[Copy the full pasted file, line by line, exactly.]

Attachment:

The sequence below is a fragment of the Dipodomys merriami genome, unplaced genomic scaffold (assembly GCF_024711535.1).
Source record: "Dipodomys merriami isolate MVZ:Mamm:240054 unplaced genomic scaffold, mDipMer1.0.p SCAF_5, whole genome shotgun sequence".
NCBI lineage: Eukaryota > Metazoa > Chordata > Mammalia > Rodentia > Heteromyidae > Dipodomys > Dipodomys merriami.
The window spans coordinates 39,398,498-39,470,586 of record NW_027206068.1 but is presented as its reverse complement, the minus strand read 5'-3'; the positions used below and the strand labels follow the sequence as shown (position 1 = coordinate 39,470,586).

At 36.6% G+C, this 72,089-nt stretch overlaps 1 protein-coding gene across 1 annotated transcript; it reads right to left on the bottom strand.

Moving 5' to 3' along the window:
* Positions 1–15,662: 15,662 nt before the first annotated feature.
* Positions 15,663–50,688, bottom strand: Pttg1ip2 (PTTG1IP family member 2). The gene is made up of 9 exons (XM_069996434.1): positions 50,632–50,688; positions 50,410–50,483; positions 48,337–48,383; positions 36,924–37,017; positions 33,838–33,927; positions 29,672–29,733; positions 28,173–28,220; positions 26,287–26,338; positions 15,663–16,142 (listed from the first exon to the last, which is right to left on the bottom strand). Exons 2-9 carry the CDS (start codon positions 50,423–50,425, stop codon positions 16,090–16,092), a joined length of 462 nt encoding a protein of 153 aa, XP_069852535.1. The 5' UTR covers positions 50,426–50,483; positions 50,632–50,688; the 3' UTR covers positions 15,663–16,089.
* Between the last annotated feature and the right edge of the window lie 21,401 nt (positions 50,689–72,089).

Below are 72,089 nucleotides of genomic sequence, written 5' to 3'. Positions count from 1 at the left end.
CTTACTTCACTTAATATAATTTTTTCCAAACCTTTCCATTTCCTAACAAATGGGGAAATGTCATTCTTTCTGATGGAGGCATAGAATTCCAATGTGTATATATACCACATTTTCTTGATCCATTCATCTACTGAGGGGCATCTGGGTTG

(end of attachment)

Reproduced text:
The sequence below is a fragment of the Dipodomys merriami genome, unplaced genomic scaffold (assembly GCF_024711535.1).
Source record: "Dipodomys merriami isolate MVZ:Mamm:240054 unplaced genomic scaffold, mDipMer1.0.p SCAF_5, whole genome shotgun sequence".
NCBI lineage: Eukaryota > Metazoa > Chordata > Mammalia > Rodentia > Heteromyidae > Dipodomys > Dipodomys merriami.
The window spans coordinates 39,398,498-39,470,586 of record NW_027206068.1 but is presented as its reverse complement, the minus strand read 5'-3'; the positions used below and the strand labels follow the sequence as shown (position 1 = coordinate 39,470,586).

At 36.6% G+C, this 72,089-nt stretch overlaps 1 protein-coding gene across 1 annotated transcript; it reads right to left on the bottom strand.

Moving 5' to 3' along the window:
* Positions 1–15,662: 15,662 nt before the first annotated feature.
* Positions 15,663–50,688, bottom strand: Pttg1ip2 (PTTG1IP family member 2). The gene is made up of 9 exons (XM_069996434.1): positions 50,632–50,688; positions 50,410–50,483; positions 48,337–48,383; positions 36,924–37,017; positions 33,838–33,927; positions 29,672–29,733; positions 28,173–28,220; positions 26,287–26,338; positions 15,663–16,142 (listed from the first exon to the last, which is right to left on the bottom strand). Exons 2-9 carry the CDS (start codon positions 50,423–50,425, stop codon positions 16,090–16,092), a joined length of 462 nt encoding a protein of 153 aa, XP_069852535.1. The 5' UTR covers positions 50,426–50,483; positions 50,632–50,688; the 3' UTR covers positions 15,663–16,089.
* Between the last annotated feature and the right edge of the window lie 21,401 nt (positions 50,689–72,089).

Below are 72,089 nucleotides of genomic sequence, written 5' to 3'. Positions count from 1 at the left end.
CTTACTTCACTTAATATAATTTTTTCCAAACCTTTCCATTTCCTAACAAATGGGGAAATGTCATTCTTTCTGATGGAGGCATAGAATTCCAATGTGTATATATACCACATTTTCTTGATCCATTCATCTACTGAGGGGCATCTGGGTTG